He pulled out a static-electricity plasma ball, turned it on, and placed it against the sleeping student’s arm. The student didn’t wake up, and the teacher went on for a minute or two about how electricity travels from one object to another, all while the sleeper’s hair slooowly stood on end.

The teacher finished by saying that all that electricity going through the student’s body right then was completely harmless… “Unless, of course, someone were to take something metal like this ruler I’ve got in my hand right now and touch it to his skin like so…

Cue a very loud zap and the student in question jolting awake. The teacher promptly put away the plasma ball and continued with the lesson.

 

Tea Is The Warmest Color

, , , , , , | Hopeless | April 14, 2019

(I’ve loved books from a very early age, so when I was growing up it was only natural that whenever I went to a new school, I would very quickly become quite acquainted with the school librarians and their assistants. My high school librarian, an elderly woman, has a reputation for being quite strict, but has been nothing but lovely to me since the first day of school when I eagerly sought out the library to scope out the fiction section. In the second semester of my sophomore year — my 11th year of schooling for the non-Americans — I end up with a free period at the end of the day, which I choose to make into a teaching assistant period for the librarian. One day, I come in during flu season feeling a bit under the weather and I start to check in newly-returned books like I do every day.)

Me: *grimacing as I sniffle a bit but continuing work*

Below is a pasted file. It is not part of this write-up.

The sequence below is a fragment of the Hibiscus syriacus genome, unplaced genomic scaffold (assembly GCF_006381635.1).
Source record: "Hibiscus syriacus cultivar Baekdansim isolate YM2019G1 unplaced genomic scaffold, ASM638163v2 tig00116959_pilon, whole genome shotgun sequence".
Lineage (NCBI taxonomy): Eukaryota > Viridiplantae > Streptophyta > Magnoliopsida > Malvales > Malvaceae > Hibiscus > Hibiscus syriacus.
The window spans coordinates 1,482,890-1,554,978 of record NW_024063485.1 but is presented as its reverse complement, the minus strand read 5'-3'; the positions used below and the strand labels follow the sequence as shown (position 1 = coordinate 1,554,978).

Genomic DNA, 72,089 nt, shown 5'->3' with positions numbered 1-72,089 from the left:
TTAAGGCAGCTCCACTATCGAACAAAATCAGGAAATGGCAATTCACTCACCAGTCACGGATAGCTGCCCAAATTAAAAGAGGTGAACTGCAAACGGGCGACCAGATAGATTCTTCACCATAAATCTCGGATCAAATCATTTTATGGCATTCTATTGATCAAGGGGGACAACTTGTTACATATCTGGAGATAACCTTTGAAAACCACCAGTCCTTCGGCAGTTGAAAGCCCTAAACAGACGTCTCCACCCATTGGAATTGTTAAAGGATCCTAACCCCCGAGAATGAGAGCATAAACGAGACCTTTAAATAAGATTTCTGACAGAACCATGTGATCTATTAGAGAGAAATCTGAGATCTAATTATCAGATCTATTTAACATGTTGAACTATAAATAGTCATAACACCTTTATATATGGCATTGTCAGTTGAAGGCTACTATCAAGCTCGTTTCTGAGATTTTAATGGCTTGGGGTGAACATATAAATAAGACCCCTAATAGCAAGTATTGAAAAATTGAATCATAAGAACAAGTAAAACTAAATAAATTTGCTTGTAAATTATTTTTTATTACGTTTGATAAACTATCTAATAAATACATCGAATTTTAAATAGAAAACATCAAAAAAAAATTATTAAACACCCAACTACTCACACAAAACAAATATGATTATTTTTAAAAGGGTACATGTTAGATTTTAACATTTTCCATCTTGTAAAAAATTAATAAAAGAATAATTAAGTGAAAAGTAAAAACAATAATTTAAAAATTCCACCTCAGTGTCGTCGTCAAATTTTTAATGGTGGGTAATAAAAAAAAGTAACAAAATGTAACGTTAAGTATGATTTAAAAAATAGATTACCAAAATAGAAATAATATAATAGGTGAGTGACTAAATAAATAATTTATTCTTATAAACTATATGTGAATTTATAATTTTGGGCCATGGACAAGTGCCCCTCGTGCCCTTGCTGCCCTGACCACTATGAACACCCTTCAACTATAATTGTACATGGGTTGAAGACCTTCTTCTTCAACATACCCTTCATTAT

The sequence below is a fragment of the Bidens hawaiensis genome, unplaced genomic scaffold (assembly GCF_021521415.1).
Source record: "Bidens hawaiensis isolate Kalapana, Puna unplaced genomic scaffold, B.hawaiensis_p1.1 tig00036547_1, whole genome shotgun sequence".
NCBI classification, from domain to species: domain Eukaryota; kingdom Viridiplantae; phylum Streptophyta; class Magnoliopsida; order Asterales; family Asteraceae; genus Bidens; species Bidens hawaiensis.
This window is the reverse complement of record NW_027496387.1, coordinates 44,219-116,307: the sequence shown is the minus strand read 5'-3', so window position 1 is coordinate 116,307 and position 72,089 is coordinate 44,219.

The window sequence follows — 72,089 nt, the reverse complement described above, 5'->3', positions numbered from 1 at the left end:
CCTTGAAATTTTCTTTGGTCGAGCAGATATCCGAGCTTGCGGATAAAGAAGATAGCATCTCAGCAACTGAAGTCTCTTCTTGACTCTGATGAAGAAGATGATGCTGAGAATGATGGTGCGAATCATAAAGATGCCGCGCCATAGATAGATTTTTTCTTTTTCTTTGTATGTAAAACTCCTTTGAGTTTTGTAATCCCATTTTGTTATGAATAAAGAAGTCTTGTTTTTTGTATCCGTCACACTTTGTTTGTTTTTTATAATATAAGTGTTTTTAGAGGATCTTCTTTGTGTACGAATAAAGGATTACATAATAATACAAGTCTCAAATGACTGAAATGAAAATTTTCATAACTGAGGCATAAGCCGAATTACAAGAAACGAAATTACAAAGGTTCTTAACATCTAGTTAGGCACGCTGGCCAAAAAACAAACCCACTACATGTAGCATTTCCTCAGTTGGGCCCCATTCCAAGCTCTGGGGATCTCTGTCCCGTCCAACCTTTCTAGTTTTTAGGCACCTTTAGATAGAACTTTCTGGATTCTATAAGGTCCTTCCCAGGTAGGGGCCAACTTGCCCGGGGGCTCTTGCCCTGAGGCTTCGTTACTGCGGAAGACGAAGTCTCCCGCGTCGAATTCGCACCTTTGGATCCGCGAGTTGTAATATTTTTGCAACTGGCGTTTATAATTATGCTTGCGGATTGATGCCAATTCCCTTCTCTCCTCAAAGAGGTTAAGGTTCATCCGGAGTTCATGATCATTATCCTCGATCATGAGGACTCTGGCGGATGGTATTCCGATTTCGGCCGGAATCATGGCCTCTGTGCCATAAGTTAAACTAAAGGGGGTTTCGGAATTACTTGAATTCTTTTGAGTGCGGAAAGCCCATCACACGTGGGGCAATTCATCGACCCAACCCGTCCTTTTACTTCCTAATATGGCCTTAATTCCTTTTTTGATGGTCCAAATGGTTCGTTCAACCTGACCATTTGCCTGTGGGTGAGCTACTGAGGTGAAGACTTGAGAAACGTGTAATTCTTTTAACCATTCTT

Librarian: “[My Name], are you feeling all right?”

Me: “Hm? Oh… I’m feeling a little sick, yeah. I’m okay, though.”

Librarian: “Oh, well, if you’re feeling sick do you want to just sit in the back today?”

(She’s told me this before on another occasion a month or so ago, but both times I felt guilty about the idea of sitting out when there’s work to be done and I’m not really feeling TERRIBLE, per se… but I have been having a pretty annoying day.)

Me: “Uh… yeah, actually. I think that’d be good.”

Librarian: “Yeah, you can sit and read in the back!”

Librarian’s Assistant: *a woman in her 40s* “Oh, yes, take it easy.”

(I grab a graphic novel off the shelf that I’d been eyeing and head to the back room. [Librarian] follows me soon after, placing a box of tissues on the back desk.)

Librarian: *opening the cupboard* “Would you like a cup of tea?”

Me: *surprised* “Oh, uh… Yes, please!”

Librarian: “Well, we have green tea, some strawberry lemonade, earl grey… What would you like dear?”

Me: *still astonished* “Earl grey is black tea, right? That sounds good.”

Librarian: “All right, then!”

(She put a mugful of water in the microwave to heat up, then gave me the tea box and made sure I knew where the honey and stirring sticks were before going back to her duties. After a few minutes, I was sipping my tea — warm as my heart was by this point — and reading the graphic novel, and I thought about all the mean things my classmates had said about [Librarian] that they would never even dare to suggest if they knew how sweet and grandmotherly she was once you really got to know her. Not only did she and [Librarian’s Assistant] care about me and my well being, but [Librarian] always thanked me for my work when I walked out the door, despite the fact that I was obligated by the school rules to show up and do all tasks asked of me! I’m pretty busy this year, but I still stop by the library to say hi to those ladies, and whenever I hear someone saying something snippy about [Librarian] in passing, I scoff to myself and think about that cup of tea.)